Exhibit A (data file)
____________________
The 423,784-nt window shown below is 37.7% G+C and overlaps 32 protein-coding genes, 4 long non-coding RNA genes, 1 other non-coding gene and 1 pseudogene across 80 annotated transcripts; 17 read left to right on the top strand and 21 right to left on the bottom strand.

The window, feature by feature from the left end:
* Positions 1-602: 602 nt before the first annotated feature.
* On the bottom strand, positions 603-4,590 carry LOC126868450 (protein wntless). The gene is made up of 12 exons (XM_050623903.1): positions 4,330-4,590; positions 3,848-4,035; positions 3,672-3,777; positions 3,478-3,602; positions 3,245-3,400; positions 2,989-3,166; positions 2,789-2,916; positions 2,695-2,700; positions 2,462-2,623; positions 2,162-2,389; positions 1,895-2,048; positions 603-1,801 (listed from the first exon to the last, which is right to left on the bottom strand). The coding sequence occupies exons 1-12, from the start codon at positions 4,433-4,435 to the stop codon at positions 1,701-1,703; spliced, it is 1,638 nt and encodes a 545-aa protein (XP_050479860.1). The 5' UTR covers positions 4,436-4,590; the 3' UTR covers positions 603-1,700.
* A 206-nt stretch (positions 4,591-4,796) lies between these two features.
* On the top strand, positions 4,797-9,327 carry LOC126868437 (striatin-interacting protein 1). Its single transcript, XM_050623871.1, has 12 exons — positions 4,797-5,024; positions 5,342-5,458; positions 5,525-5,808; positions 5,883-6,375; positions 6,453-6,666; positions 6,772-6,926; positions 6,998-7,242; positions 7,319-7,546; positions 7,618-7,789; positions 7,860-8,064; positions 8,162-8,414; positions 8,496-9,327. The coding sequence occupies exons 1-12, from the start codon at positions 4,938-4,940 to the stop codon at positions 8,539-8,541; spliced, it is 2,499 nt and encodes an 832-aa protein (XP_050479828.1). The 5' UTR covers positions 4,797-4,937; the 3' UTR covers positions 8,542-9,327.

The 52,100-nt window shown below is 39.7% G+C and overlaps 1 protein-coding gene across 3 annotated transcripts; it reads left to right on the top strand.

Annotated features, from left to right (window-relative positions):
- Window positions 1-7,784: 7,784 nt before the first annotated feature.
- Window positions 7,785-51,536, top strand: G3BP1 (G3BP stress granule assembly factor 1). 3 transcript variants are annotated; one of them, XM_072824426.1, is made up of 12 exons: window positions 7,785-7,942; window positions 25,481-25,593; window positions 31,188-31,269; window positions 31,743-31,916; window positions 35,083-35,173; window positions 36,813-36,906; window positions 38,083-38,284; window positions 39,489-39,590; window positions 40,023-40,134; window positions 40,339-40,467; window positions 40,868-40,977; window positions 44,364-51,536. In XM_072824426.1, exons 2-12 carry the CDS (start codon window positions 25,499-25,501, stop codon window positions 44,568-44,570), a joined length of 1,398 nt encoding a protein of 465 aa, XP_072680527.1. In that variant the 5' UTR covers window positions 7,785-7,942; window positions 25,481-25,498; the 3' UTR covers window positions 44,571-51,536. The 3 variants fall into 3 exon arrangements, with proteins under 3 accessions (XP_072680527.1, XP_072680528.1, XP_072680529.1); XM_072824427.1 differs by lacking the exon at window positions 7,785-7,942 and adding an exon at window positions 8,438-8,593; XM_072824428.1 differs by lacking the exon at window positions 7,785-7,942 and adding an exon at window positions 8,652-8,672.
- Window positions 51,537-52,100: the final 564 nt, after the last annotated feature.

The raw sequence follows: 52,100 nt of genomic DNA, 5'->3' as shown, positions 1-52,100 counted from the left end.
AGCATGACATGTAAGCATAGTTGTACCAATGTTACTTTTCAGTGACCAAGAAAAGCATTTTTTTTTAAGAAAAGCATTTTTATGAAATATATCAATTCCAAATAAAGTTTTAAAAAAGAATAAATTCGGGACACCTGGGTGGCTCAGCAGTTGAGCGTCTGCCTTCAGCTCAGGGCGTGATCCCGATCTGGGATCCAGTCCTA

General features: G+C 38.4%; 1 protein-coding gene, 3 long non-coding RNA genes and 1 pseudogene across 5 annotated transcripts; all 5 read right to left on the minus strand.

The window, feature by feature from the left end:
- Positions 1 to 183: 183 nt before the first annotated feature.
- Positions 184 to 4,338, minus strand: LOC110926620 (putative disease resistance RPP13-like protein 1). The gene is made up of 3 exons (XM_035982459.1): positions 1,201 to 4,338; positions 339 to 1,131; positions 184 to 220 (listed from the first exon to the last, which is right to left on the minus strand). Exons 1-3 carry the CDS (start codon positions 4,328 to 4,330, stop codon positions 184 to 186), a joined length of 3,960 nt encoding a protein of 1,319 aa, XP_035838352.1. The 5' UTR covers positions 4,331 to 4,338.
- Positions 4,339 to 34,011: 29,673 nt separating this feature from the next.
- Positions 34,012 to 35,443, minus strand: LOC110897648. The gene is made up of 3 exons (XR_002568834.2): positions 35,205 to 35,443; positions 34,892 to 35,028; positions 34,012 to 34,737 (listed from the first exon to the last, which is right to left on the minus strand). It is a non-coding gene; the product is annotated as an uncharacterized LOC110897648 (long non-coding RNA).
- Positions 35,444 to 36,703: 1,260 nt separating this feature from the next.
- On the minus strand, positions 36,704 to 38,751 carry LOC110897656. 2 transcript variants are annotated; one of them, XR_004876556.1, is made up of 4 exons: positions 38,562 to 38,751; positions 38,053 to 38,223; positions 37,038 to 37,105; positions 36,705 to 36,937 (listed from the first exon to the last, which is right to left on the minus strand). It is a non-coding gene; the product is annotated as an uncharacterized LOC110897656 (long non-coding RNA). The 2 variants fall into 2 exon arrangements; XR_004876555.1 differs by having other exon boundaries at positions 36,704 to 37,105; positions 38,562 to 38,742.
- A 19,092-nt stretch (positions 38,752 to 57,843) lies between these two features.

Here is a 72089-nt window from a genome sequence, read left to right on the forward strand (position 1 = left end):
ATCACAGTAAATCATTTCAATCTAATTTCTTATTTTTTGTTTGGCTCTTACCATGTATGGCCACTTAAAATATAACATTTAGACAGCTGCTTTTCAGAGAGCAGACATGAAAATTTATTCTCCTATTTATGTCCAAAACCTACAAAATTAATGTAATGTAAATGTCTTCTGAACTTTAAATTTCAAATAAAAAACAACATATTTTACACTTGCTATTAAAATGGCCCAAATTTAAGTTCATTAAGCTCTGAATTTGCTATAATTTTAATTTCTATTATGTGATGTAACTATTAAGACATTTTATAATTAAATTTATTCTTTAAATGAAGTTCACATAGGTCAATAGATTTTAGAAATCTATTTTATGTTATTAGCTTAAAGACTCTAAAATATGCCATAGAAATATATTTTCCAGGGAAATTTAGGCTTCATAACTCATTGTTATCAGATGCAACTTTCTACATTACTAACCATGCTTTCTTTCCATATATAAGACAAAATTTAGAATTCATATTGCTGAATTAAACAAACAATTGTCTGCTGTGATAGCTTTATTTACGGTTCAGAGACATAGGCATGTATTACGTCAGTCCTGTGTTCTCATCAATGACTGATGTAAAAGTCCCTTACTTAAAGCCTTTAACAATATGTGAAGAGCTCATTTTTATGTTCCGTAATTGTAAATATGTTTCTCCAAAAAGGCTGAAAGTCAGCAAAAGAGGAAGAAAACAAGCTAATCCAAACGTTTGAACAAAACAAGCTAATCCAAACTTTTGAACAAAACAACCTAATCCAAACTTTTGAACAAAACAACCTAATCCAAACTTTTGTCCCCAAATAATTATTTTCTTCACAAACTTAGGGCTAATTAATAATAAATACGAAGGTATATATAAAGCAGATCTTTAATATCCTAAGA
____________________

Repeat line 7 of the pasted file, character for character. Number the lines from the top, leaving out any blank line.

The 52,100-nt window shown below is 39.7% G+C and overlaps 1 protein-coding gene across 3 annotated transcripts; it reads left to right on the top strand.